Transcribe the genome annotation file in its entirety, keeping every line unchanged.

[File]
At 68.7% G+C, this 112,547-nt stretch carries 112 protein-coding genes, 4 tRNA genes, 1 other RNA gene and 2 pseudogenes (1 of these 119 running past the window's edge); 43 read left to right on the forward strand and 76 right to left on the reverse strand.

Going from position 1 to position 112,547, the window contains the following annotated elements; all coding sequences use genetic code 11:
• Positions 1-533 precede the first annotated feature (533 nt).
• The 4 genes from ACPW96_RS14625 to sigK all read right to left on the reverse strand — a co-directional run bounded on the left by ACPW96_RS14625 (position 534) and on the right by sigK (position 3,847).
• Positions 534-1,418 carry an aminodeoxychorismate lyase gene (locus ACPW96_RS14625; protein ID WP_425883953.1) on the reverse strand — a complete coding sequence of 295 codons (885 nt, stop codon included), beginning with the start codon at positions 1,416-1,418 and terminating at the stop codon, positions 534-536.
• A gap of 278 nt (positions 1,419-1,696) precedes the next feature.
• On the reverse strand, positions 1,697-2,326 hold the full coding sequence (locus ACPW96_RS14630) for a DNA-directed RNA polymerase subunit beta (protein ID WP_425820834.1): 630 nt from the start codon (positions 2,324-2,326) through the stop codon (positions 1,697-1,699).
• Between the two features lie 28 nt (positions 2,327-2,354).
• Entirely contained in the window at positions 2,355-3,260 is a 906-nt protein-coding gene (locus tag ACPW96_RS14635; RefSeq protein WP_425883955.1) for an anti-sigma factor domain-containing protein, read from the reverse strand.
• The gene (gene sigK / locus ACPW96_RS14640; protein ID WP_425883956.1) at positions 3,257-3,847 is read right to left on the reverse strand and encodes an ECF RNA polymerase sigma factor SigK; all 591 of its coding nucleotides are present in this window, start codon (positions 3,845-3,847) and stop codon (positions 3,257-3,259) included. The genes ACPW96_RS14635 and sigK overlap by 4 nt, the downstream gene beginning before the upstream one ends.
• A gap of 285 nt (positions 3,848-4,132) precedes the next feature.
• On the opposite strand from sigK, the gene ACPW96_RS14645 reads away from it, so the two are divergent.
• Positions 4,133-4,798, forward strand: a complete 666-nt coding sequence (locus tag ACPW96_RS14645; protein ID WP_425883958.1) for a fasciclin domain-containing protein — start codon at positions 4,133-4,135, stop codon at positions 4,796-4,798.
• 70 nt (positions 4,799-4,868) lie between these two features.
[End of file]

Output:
At 68.7% G+C, this 112,547-nt stretch carries 112 protein-coding genes, 4 tRNA genes, 1 other RNA gene and 2 pseudogenes (1 of these 119 running past the window's edge); 43 read left to right on the forward strand and 76 right to left on the reverse strand.

Going from position 1 to position 112,547, the window contains the following annotated elements; all coding sequences use genetic code 11:
• Positions 1-533 precede the first annotated feature (533 nt).
• The 4 genes from ACPW96_RS14625 to sigK all read right to left on the reverse strand — a co-directional run bounded on the left by ACPW96_RS14625 (position 534) and on the right by sigK (position 3,847).
• Positions 534-1,418 carry an aminodeoxychorismate lyase gene (locus ACPW96_RS14625; protein ID WP_425883953.1) on the reverse strand — a complete coding sequence of 295 codons (885 nt, stop codon included), beginning with the start codon at positions 1,416-1,418 and terminating at the stop codon, positions 534-536.
• A gap of 278 nt (positions 1,419-1,696) precedes the next feature.
• On the reverse strand, positions 1,697-2,326 hold the full coding sequence (locus ACPW96_RS14630) for a DNA-directed RNA polymerase subunit beta (protein ID WP_425820834.1): 630 nt from the start codon (positions 2,324-2,326) through the stop codon (positions 1,697-1,699).
• Between the two features lie 28 nt (positions 2,327-2,354).
• Entirely contained in the window at positions 2,355-3,260 is a 906-nt protein-coding gene (locus tag ACPW96_RS14635; RefSeq protein WP_425883955.1) for an anti-sigma factor domain-containing protein, read from the reverse strand.
• The gene (gene sigK / locus ACPW96_RS14640; protein ID WP_425883956.1) at positions 3,257-3,847 is read right to left on the reverse strand and encodes an ECF RNA polymerase sigma factor SigK; all 591 of its coding nucleotides are present in this window, start codon (positions 3,845-3,847) and stop codon (positions 3,257-3,259) included. The genes ACPW96_RS14635 and sigK overlap by 4 nt, the downstream gene beginning before the upstream one ends.
• A gap of 285 nt (positions 3,848-4,132) precedes the next feature.
• On the opposite strand from sigK, the gene ACPW96_RS14645 reads away from it, so the two are divergent.
• Positions 4,133-4,798, forward strand: a complete 666-nt coding sequence (locus tag ACPW96_RS14645; protein ID WP_425883958.1) for a fasciclin domain-containing protein — start codon at positions 4,133-4,135, stop codon at positions 4,796-4,798.
• 70 nt (positions 4,799-4,868) lie between these two features.